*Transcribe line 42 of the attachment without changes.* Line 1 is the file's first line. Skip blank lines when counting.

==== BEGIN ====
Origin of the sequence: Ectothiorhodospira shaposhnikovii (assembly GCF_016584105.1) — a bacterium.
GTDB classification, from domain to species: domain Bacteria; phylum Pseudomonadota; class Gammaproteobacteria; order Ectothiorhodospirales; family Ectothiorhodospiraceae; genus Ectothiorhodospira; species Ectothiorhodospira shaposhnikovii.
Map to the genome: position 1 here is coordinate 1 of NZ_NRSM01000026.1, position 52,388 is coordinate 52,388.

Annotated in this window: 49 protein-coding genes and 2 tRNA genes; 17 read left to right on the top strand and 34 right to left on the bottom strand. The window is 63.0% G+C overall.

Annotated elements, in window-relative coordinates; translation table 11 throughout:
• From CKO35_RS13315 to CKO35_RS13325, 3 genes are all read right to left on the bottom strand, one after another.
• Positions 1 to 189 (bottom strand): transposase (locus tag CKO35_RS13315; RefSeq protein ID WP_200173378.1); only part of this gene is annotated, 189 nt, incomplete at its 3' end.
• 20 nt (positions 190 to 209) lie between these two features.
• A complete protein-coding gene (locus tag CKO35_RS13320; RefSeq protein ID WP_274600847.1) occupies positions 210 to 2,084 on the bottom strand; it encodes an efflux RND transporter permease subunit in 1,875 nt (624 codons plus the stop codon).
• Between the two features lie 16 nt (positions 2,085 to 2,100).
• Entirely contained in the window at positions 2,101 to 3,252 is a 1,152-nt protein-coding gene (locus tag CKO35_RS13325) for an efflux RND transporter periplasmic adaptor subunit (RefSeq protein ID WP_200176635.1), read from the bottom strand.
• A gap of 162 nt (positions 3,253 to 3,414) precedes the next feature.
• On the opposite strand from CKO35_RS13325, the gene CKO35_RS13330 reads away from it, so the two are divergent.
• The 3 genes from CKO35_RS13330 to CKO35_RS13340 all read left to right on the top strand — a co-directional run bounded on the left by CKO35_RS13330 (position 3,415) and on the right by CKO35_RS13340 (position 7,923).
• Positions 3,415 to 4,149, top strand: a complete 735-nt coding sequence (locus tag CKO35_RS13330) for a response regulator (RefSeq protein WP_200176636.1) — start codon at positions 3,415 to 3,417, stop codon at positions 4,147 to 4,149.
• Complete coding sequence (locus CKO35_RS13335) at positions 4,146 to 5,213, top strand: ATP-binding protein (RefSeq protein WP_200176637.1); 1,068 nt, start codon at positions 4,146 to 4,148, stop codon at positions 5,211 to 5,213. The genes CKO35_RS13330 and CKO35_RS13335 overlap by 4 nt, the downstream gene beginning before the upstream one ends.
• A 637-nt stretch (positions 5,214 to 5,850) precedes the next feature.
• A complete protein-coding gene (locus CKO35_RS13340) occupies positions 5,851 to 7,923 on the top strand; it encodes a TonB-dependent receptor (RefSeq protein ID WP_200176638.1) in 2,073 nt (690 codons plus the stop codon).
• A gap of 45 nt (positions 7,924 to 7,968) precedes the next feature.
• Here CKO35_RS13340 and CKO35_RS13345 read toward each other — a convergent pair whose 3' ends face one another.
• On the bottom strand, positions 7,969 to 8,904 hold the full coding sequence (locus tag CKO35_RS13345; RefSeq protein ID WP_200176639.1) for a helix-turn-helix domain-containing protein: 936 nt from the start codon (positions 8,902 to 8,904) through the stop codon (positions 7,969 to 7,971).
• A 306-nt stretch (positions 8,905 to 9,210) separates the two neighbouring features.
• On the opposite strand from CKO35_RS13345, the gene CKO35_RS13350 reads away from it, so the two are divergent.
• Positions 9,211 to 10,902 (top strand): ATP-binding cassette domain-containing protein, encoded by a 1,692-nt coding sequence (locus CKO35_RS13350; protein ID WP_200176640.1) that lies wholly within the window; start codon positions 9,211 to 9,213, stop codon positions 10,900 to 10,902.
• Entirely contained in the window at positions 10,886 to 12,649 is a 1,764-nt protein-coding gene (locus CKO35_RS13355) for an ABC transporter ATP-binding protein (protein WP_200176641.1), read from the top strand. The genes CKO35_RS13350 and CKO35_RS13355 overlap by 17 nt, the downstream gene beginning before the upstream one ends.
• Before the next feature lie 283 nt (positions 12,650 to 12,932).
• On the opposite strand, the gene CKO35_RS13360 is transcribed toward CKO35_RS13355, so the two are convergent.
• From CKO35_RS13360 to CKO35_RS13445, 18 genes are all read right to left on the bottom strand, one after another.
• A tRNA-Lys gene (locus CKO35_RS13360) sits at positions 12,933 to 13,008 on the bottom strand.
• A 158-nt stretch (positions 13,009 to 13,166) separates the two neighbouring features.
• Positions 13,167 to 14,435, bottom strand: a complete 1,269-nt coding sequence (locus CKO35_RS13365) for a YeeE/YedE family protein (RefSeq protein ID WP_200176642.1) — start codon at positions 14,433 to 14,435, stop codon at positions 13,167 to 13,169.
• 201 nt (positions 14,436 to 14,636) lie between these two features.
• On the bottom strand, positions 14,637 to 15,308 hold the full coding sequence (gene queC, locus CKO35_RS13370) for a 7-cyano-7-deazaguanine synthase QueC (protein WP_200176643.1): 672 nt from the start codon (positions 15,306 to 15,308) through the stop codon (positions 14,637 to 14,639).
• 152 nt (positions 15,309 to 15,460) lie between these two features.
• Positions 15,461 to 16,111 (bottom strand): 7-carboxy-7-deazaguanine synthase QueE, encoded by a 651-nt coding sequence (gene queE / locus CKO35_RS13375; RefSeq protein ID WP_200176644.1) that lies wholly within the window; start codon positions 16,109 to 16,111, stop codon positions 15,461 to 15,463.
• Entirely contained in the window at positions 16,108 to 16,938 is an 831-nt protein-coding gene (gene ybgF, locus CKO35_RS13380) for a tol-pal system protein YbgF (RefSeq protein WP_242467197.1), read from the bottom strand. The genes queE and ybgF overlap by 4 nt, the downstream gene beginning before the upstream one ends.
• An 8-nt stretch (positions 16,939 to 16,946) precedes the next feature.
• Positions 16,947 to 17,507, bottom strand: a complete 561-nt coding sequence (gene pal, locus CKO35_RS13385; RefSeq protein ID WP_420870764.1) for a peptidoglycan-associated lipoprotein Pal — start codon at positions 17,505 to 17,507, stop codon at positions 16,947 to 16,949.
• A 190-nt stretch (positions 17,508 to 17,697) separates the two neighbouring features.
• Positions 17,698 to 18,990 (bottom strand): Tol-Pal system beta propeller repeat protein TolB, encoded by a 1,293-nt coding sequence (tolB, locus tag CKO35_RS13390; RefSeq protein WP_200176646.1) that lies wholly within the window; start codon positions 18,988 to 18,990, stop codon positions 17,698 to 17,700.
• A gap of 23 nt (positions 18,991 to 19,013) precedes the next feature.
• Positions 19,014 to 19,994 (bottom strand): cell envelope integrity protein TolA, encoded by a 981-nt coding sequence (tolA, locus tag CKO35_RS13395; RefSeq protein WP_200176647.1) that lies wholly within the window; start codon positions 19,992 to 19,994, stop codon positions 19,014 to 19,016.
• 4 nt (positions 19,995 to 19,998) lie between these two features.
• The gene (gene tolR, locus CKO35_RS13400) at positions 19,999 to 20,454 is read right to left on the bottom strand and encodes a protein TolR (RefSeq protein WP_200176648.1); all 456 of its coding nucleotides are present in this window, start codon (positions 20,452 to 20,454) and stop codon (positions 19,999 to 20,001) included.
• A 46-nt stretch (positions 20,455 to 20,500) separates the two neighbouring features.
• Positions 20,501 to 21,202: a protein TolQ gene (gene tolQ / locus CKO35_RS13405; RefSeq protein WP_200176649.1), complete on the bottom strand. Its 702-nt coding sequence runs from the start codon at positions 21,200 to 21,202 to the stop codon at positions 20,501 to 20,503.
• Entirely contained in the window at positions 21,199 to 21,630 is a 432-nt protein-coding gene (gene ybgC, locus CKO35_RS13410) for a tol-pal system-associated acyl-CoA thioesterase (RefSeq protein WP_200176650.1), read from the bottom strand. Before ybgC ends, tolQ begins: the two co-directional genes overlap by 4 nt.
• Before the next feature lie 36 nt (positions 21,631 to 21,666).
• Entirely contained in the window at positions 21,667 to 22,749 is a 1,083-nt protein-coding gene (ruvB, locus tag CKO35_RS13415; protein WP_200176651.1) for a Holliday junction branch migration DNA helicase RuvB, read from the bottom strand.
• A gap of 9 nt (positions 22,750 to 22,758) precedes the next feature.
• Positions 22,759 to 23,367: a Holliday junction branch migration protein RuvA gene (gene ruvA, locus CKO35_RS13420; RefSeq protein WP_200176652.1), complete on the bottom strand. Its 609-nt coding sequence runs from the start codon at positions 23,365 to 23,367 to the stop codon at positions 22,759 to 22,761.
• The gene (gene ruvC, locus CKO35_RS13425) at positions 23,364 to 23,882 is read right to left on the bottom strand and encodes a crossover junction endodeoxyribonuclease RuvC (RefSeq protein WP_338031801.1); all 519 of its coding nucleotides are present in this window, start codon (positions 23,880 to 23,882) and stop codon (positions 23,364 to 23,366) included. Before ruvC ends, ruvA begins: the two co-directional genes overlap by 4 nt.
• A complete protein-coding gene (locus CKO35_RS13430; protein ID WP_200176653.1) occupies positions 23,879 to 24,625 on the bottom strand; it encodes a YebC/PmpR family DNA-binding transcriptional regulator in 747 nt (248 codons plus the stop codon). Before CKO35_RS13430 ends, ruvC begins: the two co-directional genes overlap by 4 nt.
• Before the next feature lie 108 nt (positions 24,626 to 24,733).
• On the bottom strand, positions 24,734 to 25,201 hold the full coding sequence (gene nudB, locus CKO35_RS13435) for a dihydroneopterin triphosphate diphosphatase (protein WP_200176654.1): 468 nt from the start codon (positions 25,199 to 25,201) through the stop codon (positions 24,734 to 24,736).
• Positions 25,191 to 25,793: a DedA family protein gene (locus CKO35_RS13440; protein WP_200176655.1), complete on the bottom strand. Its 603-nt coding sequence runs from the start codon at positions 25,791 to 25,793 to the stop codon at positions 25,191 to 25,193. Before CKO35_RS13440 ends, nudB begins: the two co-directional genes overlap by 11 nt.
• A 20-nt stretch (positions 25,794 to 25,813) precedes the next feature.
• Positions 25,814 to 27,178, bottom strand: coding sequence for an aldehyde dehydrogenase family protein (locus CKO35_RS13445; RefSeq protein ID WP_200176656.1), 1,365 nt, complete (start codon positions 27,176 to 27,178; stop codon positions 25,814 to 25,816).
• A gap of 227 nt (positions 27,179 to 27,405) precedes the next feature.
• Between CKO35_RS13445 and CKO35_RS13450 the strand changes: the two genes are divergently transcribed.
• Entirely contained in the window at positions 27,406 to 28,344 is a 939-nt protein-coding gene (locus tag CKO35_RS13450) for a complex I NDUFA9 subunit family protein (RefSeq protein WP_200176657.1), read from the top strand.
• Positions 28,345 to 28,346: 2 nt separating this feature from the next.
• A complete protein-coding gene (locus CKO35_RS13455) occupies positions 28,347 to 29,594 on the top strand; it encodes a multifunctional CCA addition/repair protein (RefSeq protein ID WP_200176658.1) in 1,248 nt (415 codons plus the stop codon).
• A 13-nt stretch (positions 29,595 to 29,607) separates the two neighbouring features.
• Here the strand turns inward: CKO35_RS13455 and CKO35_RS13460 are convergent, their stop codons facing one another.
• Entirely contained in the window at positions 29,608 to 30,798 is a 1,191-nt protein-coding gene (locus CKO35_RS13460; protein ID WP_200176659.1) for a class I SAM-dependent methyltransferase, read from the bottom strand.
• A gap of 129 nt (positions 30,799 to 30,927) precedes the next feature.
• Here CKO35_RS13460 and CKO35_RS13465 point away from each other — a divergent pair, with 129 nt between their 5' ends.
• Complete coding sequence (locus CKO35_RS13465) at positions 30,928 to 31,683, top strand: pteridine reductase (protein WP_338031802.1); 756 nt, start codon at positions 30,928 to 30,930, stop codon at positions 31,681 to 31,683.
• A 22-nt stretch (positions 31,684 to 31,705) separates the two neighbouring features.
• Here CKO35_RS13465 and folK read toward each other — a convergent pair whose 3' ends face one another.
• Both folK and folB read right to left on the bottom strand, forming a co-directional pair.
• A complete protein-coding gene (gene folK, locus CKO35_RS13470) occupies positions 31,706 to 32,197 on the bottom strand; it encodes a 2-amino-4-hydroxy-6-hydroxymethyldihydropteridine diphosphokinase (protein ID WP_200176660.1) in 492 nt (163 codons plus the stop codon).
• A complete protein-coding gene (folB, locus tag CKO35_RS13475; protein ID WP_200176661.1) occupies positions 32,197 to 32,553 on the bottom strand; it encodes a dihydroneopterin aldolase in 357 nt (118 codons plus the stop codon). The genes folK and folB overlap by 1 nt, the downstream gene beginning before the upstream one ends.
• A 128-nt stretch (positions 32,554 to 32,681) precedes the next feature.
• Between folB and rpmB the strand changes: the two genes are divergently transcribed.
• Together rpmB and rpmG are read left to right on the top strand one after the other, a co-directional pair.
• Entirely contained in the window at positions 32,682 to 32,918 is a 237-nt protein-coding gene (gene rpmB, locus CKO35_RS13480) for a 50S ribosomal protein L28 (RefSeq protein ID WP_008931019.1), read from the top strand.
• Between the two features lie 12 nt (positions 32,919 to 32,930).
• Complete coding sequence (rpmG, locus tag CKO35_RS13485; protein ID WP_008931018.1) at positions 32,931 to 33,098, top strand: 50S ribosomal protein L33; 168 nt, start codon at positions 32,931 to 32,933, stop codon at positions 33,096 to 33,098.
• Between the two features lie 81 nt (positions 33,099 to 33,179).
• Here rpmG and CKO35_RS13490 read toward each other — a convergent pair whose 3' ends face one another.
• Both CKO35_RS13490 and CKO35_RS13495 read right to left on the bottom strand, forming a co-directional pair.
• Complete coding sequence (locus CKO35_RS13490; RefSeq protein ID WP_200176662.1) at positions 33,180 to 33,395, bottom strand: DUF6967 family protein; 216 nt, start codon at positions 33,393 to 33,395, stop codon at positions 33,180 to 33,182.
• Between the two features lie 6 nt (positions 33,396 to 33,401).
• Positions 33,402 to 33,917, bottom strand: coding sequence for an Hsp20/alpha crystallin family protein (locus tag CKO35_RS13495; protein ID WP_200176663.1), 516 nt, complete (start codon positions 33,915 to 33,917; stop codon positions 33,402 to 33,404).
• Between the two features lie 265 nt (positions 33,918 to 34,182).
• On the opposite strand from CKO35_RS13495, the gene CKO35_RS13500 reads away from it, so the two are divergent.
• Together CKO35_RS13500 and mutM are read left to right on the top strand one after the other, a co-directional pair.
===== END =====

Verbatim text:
• Positions 19,014 to 19,994 (bottom strand): cell envelope integrity protein TolA, encoded by a 981-nt coding sequence (tolA, locus tag CKO35_RS13395; RefSeq protein WP_200176647.1) that lies wholly within the window; start codon positions 19,992 to 19,994, stop codon positions 19,014 to 19,016.